How to Clean Power Tools
How to Clean Power Tools
As with most things of value, cleaning and maintenance of your power tools is key to prolonging their functionality and lifespan. As the old craftsman saying goes, "a poor workman blames his tools." That is to say, the only thing standing between the right materials, tools and a job well done is generally the person doing the work.
Proper power tool performance is important, to safely and accurately accomplish the tasks at hand. But without appropriate upkeep, your equipment stands a far greater chance of malfunction due to grime buildup.
Give your power tools some TLC to keep them working accurately and safely for years to come. After each use, you should clean your tools, with a more thorough deep cleaning once or twice a year. Proper lubrication can help prevent degradation of parts, which could lead to other parts wearing out prematurely.
Whether cleaning a recently-purchased tool or a grimy old tool from a garage sale, these steps will get your power tools looking and performing their best.
What You Need
- Wire scrub brush
- Steel wool
- Simple Green All-Purpose Cleaner
- Hot water
- Old towels
- Soft rag
- Can of compressed air or air compressor
- Work gloves
Some tools can be disassembled in order to perform a more thorough cleaning. Always check your power tool's manufacturer's guide first for proper cleaning recommendations.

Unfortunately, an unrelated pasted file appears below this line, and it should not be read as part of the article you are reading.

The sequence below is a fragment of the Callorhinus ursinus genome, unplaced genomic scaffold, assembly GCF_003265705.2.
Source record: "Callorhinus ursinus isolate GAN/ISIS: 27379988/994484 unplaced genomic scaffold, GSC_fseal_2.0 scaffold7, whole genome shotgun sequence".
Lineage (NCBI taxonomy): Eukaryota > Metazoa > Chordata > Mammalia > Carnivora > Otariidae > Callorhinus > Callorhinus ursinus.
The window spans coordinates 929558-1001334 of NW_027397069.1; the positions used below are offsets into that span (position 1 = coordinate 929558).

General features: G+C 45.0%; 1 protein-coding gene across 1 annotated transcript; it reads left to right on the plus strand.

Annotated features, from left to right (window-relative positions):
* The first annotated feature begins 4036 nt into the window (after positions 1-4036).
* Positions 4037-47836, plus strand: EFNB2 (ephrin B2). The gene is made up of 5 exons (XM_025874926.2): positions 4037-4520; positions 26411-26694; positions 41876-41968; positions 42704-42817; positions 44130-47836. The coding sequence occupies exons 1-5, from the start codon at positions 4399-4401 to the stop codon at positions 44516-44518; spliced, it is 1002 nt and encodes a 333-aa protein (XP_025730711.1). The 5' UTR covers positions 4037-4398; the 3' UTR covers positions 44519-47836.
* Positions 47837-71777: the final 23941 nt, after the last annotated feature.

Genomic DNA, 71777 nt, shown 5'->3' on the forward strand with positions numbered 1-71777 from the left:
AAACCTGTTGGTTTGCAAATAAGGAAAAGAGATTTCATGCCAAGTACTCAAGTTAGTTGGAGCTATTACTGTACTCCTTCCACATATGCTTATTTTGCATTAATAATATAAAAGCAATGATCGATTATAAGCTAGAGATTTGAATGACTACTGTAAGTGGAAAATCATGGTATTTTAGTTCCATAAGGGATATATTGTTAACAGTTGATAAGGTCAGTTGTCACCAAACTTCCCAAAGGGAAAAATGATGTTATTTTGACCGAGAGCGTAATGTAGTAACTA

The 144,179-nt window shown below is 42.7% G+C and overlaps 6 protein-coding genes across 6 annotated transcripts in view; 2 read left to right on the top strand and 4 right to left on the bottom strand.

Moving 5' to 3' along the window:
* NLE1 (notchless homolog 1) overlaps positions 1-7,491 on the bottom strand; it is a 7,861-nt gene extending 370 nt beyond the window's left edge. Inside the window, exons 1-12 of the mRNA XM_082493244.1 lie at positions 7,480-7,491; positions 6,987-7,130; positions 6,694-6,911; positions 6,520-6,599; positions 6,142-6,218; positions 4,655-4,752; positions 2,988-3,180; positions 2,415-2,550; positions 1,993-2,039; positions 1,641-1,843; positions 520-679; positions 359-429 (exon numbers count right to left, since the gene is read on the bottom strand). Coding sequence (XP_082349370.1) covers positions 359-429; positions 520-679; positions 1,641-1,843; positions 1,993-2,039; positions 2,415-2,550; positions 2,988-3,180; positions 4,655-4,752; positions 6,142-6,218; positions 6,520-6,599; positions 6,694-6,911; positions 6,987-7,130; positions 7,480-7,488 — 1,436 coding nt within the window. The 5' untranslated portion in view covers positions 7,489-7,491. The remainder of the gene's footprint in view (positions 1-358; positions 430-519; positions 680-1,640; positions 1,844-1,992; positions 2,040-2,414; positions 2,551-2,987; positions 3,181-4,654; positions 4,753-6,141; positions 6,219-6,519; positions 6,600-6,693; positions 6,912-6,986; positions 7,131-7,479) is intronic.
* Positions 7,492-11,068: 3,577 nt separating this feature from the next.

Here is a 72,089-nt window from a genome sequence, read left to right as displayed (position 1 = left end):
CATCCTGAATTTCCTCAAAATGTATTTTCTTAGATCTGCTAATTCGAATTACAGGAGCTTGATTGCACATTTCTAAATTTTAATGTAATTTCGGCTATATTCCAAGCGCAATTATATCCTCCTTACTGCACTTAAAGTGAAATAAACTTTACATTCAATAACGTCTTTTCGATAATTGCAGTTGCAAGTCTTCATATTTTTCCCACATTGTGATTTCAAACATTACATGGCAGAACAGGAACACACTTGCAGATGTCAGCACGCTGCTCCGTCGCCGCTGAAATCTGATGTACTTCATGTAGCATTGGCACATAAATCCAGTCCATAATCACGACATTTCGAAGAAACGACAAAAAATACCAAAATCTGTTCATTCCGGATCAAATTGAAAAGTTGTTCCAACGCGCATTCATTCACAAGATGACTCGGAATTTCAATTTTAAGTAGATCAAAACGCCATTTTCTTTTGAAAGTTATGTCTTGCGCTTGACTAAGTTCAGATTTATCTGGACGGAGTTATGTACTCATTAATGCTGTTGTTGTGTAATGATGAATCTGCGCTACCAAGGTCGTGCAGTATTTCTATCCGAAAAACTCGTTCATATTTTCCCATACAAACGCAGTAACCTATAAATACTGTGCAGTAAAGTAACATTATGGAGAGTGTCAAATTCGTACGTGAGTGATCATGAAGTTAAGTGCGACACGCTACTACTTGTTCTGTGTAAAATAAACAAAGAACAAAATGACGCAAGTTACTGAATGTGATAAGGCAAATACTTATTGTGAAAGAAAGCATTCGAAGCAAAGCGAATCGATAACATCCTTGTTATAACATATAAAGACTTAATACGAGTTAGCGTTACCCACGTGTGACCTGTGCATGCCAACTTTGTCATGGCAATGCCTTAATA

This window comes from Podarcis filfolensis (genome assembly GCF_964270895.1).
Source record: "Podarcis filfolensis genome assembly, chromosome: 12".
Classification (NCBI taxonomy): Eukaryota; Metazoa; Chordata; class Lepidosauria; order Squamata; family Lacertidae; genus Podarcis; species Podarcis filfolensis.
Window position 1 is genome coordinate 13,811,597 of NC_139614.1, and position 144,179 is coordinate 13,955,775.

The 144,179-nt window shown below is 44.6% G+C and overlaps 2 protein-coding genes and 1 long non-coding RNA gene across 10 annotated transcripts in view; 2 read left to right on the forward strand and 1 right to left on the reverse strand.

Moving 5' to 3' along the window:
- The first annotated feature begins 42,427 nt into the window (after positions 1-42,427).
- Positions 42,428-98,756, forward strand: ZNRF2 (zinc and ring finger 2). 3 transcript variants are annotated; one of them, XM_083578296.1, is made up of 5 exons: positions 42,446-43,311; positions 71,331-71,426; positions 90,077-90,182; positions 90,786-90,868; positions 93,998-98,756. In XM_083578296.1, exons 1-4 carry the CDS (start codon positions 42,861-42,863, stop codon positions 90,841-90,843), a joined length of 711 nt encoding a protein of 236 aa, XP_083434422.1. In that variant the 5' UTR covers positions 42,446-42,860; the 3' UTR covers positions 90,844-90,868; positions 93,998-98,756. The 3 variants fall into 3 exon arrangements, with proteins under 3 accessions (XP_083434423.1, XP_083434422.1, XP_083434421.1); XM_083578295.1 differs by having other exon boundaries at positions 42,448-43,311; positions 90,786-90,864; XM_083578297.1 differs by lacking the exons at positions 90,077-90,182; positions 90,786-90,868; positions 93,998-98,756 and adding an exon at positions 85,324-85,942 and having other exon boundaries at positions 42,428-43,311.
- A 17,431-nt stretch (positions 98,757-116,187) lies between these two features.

- Disconnect the tools from any power source, whether electric or battery powered. For cordless tools, the battery should be completely removed unless it's self-contained. Disassemble any removable components for cleaning. If tools contain sensitive electronic or mechanical parts which could be damaged by submersion, set these aside to clean by hand.
- Loosen accumulated dirt. Use a can of compressed air to loosen or blow out any accumulated dirt and grime that's collected in the grooves, nooks & crannies of your tools.
- Prepare cleaning solution. Fill a bucket with equal parts hot water and Simple Green All-Purpose Cleaner.
- Add tools. Wearing work gloves to avoid any sharp edges or points on your tools, place tools in the bucket and let soak for 5-7 minutes. Take care not to submerge any power cables or motor casings.
- Scrub buildup. Use a wire brush to scrub off any remaining debris, and steel wool to eliminate any rust accumulation. Scrub lightly with each to avoid scratching the surface of your tools. Wipe off excess buildup with a soft rag.
- Rinse and towel-dry your tools, making sure to absorb any remaining moisture. Allow approx. 30 minutes to air dry.
- Reassemble any power tool components and check all moving parts before plugging in.